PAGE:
USMLE Step 1 Changes
QUESTIONS AND ANSWERS ON CHANGES IN USMLE STEP 1 GRADING
1. When will the pass/fail grading on Step 1 go into effect?
The USMLE announcement states that this change will go into effect “no earlier than January 1, 2022.” This is interpreted to mean that students taking the exam before January 1, 2022 should expect the exam to be numerically scored. However, we urge students to be cautious about making plans for future years, since the change to pass/fail scoring could be delayed beyond January 1, 2022. This might occur, for example, if the changes in processes needed for residency applications are not fully in place. There is an “alphabet soup” of national groups, including the AAMC, AMA, ACGME, ECFMG, NBME, FSMB and others, that are involved in implementing this new policy.
2. Will the change of Step 1 to pass/fail increase the emphasis on Step 2 CK, which will remain numerically graded?
Increased emphasis on Step 2 CK could be a consequence of this change, since it would become the only numerically graded USMLE exam available to residency program directors for screening applicants. One argument supporting this change is that, compared to Step 1, Step 2 CK is a more relevant assessment of the skills required for residency. One argument against this change is the concern that this would result in just shifting the stress on students from one exam to another.
Many residency programs are developing “holistic” screening procedures that take into account the whole of a student’s application, rather than over-relying on one metric, like Step 1 or 2 CK. Whether the change to pass/fail for Step 1 will aid and accelerate this holistic process is unknown. At present, it is too early to know.
3. What other metrics could residency program directors use for making interview decisions and/or final match ranking decisions?
Although there is support for movement towards a more holistic screening approach, program directors could use other metrics, ranging from Step 2 CK to shelf exams to even something like AOA membership. For our students, these other metrics might not be as important as being a Perelman School of Medicine graduate, given the reputation of our school and the outstanding performance of our graduates in residency.
4. Would student scholarship (publications or presentations) become more valuable in the absence of Step 1 scores?
Some program directors, especially at academic residency programs, may place more emphasis on a student’s scholarly pursuits and productivity while in medical school. This could be an advantage for PSOM students.
5. Will anyone be harmed by this decision?
Students at “top” medical schools are in many ways in a privileged position regarding this change. The strength of a school’s reputation should be an asset for students during the residency application process. Some faculty are concerned that this change will increase the incentive for students to try to get into a “top” medical school and therefore increase the pressure on MCAT performance and college grades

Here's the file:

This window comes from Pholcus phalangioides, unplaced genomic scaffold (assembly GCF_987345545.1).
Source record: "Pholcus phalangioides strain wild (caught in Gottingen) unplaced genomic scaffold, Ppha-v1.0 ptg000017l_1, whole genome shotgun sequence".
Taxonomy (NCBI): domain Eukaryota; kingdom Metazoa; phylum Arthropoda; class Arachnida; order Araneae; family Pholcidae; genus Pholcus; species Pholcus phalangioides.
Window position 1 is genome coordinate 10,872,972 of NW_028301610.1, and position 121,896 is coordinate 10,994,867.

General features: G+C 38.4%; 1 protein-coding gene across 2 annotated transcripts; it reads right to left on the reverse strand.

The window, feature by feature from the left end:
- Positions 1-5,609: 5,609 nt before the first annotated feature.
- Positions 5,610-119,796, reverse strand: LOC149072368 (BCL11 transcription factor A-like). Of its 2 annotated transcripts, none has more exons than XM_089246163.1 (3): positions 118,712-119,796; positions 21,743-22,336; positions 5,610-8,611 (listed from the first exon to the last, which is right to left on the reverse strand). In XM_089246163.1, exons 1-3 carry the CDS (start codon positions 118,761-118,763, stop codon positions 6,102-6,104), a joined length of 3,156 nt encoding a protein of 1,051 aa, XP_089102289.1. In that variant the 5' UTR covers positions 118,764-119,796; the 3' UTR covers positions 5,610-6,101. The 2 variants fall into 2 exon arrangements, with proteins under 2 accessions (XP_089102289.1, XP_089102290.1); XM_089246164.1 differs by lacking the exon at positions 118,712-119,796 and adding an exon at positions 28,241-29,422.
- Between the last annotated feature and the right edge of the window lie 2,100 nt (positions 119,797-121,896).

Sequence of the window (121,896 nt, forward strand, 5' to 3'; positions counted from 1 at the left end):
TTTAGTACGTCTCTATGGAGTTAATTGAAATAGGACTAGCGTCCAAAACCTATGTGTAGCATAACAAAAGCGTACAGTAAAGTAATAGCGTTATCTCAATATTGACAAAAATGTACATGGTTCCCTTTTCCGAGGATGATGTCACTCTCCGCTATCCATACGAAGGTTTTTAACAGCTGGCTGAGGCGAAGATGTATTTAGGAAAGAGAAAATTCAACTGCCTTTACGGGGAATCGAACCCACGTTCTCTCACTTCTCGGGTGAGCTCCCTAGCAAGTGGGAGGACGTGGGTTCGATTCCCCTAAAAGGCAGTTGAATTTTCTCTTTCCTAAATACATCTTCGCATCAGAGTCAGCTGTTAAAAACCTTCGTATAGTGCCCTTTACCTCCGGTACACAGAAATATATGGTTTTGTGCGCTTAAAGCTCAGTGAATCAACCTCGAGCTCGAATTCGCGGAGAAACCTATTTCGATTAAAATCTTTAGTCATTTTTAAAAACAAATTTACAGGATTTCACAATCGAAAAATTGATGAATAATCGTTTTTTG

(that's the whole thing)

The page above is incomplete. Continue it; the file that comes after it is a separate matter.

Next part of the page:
6. What about students (MSTPs and other MD+ students), who apply for a residency position with a Step 1 numerical score in the same year that there will be students applying with Step 1 pass/fail. Will this help or hurt these students?
It is not known whether existing numerical scores will be converted to pass/fail scores once Step 1 becomes pass/fail. If there is a period of time where some applicants will have numerical scores and some pass/fail scores during the same Match year, we have no indication of how program directors will address this issue. Currently, our MSTP and MD+ students do quite well in the residency selection process.
7. Will this change affect how pre-clerkship or clerkship courses are graded?
Several medical schools in the US have moved to pass/fail grades during clerkships, eliminating “pass with distinction” or “honors.” It is unclear whether any of these programs will reconsider this approach given the new Step 1 policy. Many medical schools are also exploring new and more holistic approaches to competency assessment during clerkships. However, developing a holistic assessment that is unbiased, streamlined and efficient takes thought, effort, and time.
8. Will away-rotations become a better way to “audition” for residency programs?
Some expect to see an increase in students trying to do away-rotations as part of their application strategy.
9. Will there be any attempt to limit the number of residency programs that individual students can apply to in order to reduce the number of applicants individual programs need to screen?
This has part of the national conversation, even before the Step 1 announcement was made, as the monetary expense to students is enormous, the time spent is excessive (both for students and residency programs), and this process therefore disadvantages students who do not have the finances and/or time to apply to scores of programs and attend 20+ interviews. There are conversations about new models for the match and we will keep our students posted as we learn more.
10. What is the education leadership at PSOM doing to address these issues?
There are discussions about forming a working group of education faculty with 12 of our peer institutions to develop a consensus statement about how to approach the items listed above. At PSOM, we will continue to keep you updated on changes made to the Step 1 process, and will work with residency program directors to ensure PSOM students remain highly competitive for residency positions.